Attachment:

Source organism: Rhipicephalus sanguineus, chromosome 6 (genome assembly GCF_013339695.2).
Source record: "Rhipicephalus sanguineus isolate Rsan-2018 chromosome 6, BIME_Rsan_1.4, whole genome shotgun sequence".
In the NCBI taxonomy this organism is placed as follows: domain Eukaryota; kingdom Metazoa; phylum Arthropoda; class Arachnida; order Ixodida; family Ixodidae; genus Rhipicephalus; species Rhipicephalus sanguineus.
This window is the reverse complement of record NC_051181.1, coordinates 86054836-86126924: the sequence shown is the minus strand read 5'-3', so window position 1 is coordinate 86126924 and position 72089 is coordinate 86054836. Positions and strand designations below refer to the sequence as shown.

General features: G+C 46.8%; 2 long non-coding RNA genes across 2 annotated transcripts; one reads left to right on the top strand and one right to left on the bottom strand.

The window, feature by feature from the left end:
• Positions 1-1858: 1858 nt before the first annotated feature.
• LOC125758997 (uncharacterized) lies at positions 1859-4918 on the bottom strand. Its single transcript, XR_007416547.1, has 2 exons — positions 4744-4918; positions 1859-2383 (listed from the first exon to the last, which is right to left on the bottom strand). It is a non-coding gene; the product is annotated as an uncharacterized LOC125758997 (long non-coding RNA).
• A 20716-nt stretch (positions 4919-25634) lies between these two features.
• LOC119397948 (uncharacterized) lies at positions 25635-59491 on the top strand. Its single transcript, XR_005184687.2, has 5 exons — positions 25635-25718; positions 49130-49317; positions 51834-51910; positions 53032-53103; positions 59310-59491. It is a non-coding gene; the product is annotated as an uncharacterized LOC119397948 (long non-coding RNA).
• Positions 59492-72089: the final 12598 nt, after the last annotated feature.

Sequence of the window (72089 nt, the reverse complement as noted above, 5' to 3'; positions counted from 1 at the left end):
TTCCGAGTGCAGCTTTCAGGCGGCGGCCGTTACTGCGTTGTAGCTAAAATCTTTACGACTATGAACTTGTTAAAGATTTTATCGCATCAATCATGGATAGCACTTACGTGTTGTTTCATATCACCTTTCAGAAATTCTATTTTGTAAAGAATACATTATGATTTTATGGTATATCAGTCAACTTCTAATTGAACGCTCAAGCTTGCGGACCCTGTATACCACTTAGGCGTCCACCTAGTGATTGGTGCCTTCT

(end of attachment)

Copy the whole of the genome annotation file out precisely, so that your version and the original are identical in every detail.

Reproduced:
Source organism: Rhipicephalus sanguineus, chromosome 6 (genome assembly GCF_013339695.2).
Source record: "Rhipicephalus sanguineus isolate Rsan-2018 chromosome 6, BIME_Rsan_1.4, whole genome shotgun sequence".
In the NCBI taxonomy this organism is placed as follows: domain Eukaryota; kingdom Metazoa; phylum Arthropoda; class Arachnida; order Ixodida; family Ixodidae; genus Rhipicephalus; species Rhipicephalus sanguineus.
This window is the reverse complement of record NC_051181.1, coordinates 86054836-86126924: the sequence shown is the minus strand read 5'-3', so window position 1 is coordinate 86126924 and position 72089 is coordinate 86054836. Positions and strand designations below refer to the sequence as shown.

General features: G+C 46.8%; 2 long non-coding RNA genes across 2 annotated transcripts; one reads left to right on the top strand and one right to left on the bottom strand.

The window, feature by feature from the left end:
• Positions 1-1858: 1858 nt before the first annotated feature.
• LOC125758997 (uncharacterized) lies at positions 1859-4918 on the bottom strand. Its single transcript, XR_007416547.1, has 2 exons — positions 4744-4918; positions 1859-2383 (listed from the first exon to the last, which is right to left on the bottom strand). It is a non-coding gene; the product is annotated as an uncharacterized LOC125758997 (long non-coding RNA).
• A 20716-nt stretch (positions 4919-25634) lies between these two features.
• LOC119397948 (uncharacterized) lies at positions 25635-59491 on the top strand. Its single transcript, XR_005184687.2, has 5 exons — positions 25635-25718; positions 49130-49317; positions 51834-51910; positions 53032-53103; positions 59310-59491. It is a non-coding gene; the product is annotated as an uncharacterized LOC119397948 (long non-coding RNA).
• Positions 59492-72089: the final 12598 nt, after the last annotated feature.

Sequence of the window (72089 nt, the reverse complement as noted above, 5' to 3'; positions counted from 1 at the left end):
TTCCGAGTGCAGCTTTCAGGCGGCGGCCGTTACTGCGTTGTAGCTAAAATCTTTACGACTATGAACTTGTTAAAGATTTTATCGCATCAATCATGGATAGCACTTACGTGTTGTTTCATATCACCTTTCAGAAATTCTATTTTGTAAAGAATACATTATGATTTTATGGTATATCAGTCAACTTCTAATTGAACGCTCAAGCTTGCGGACCCTGTATACCACTTAGGCGTCCACCTAGTGATTGGTGCCTTCT